Colorado’s Open-Carry Law for Firearms

Colorado permits the open carry of most firearms

With certain exceptions, Colorado is an “open-carry” state.

Although Colorado has no laws expressly permitting or prohibiting the right to openly carry a firearm, the right to possess a gun is generally protected under Article 2, Section 3 of the Colorado constitution, which provides:

All persons have certain natural, essential and inalienable rights, among which may be reckoned the right of enjoying and defending their lives and liberties; of acquiring, possessing and protecting property; and of seeking and obtaining their safety and happiness.

Possessing a gun is considered a right of enjoying and defending life and liberty.

However, certain people (such as convicted felons, people under 18, and those with serious drug addictions) may not lawfully possess a gun. And no one in Colorado may lawfully possess a machine gun, short shotgun or short rifle.

To help you better understand Colorado's open carry law, our Colorado criminal defense lawyers discuss the following, below:

Required / permitted in Colorado?


Permit to purchase


Registration of gun


Ban on assault weapons

Denver only*

Magazine capacity restriction

Yes (pre-2003 purchases exempted)

Open carry

Yes, if 18 or over

Concealed carry

Yes, with permit

Juvenile restrictions


*Other cities may also enact bans. Machine guns, short shotguns and short rifles prohibited throughout state.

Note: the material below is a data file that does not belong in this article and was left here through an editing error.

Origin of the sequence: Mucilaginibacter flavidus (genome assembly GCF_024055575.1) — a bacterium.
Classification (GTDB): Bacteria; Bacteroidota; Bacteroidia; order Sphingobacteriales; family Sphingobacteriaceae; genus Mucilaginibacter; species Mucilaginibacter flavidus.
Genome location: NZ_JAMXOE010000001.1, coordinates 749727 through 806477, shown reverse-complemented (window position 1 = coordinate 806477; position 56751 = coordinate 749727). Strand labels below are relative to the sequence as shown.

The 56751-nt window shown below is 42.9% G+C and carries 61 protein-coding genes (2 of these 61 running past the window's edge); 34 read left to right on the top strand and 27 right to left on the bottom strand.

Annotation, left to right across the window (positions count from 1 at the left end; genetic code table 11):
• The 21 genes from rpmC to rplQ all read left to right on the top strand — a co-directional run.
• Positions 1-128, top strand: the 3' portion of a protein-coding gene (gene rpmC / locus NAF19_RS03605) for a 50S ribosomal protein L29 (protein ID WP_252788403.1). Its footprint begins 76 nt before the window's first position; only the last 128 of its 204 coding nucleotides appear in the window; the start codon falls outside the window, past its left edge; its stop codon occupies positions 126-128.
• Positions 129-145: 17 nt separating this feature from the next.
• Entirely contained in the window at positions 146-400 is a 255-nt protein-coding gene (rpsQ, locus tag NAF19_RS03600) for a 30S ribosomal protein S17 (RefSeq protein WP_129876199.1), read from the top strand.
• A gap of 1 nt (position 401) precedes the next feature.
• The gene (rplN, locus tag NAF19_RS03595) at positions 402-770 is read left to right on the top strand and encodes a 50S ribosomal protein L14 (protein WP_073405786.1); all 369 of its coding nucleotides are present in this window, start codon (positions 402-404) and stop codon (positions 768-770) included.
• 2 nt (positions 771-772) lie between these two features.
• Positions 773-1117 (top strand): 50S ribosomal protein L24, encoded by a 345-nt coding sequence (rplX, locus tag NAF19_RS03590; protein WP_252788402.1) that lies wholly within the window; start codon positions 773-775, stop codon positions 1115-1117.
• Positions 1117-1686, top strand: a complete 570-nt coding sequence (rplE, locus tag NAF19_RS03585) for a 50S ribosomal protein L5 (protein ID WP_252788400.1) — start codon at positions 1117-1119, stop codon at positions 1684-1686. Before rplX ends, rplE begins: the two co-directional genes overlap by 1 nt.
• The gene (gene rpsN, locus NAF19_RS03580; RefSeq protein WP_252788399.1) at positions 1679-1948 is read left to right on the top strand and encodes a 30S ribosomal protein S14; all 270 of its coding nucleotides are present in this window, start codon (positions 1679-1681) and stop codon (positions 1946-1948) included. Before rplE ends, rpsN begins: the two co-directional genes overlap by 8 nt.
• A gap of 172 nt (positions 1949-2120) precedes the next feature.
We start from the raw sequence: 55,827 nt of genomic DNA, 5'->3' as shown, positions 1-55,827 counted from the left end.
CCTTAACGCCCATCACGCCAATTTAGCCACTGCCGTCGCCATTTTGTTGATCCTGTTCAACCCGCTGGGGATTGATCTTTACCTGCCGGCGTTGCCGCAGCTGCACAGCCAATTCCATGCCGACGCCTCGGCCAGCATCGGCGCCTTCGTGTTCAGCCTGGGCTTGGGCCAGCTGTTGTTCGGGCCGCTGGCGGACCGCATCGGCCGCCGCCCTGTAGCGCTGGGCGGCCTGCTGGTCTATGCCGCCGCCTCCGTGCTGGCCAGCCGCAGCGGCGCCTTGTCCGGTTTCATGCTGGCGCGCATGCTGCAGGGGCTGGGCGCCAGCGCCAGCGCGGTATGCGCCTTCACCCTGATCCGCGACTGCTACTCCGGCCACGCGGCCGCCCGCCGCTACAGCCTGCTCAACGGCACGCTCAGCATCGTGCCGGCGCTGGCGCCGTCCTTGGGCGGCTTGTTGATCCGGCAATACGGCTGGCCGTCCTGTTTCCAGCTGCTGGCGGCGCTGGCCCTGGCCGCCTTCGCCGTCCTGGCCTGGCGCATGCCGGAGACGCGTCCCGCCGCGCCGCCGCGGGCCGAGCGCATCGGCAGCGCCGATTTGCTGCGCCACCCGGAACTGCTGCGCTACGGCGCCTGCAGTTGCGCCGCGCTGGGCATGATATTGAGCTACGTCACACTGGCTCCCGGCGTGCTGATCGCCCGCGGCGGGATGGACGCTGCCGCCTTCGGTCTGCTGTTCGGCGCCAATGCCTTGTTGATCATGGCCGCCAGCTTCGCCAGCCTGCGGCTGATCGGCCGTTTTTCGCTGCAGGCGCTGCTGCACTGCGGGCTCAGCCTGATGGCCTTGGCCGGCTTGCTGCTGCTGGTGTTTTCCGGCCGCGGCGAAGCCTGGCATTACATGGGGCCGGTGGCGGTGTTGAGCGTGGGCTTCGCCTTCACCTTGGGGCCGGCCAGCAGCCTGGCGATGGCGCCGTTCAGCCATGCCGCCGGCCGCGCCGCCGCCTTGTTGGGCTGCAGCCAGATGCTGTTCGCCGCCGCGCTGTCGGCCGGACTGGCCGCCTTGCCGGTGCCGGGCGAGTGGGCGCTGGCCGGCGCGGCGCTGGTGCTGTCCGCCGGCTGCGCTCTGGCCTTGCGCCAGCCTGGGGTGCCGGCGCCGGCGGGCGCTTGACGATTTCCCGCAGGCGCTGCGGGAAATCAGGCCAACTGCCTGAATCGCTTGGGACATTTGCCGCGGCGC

1. Who may not openly carry a gun in Colorado?

In Colorado you may openly carry a firearm unless:

  • You are under 18 years of age and the firearm is a handgun,1
  • You are legally prohibited from owning a firearm (for example, you are a convicted felon),2 or 
  • You are subject to a Colorado protective order that prohibits firearm possession,
  • The firearm is a machine gun, short shotgun or short rifle (all of which are banned under 18-12-102 C.R.S., possession of dangerous weapons),
  • You are on federal property (such as a National Park, courthouse, airport, post office or federally subsidized housing),
  • You are in your car with a loaded firearm that is not a pistol or revolver,3
  • The firearm is loaded and you are in a public transportation facility,4
  • You on are on the grounds of a school or university (whether public or private), 
  • You are a resident of another state that does not have gun-reciprocity with Colorado, or
  • You are on government property (such as police stations or city parks) within the limits of Denver or another jurisdiction that prohibits open carry under the “home rule” powers of cities and counties (see below).

2. Does a Colorado carry permit allow me to openly carry a weapon?

Your Colorado permit to carry a concealed weapon has nothing to do with Colorado open carry. However, if you possess a concealed carry permit, you may carry weapons both openly and concealed wherever not prohibited by law.

Colorado is a “must-issue” concealed carry permit state. The state will issue a permit to carry a concealed weapon to anyone who is at least 21 years of age and not prohibited by law from possessing a firearm.

machine gun
Machine guns are illegal throughout Colorado

3. Colorado penalties for open carry violations

Since open carry is legal in Colorado (other than in Denver), there are no penalties unless you openly carry a prohibited weapon or are legally prohibited from possessing a handgun.

A first time violation for carrying a prohibited weapon under 8-12-106 C.R.S is a Colorado class 2 misdemeanor. Consequences can include: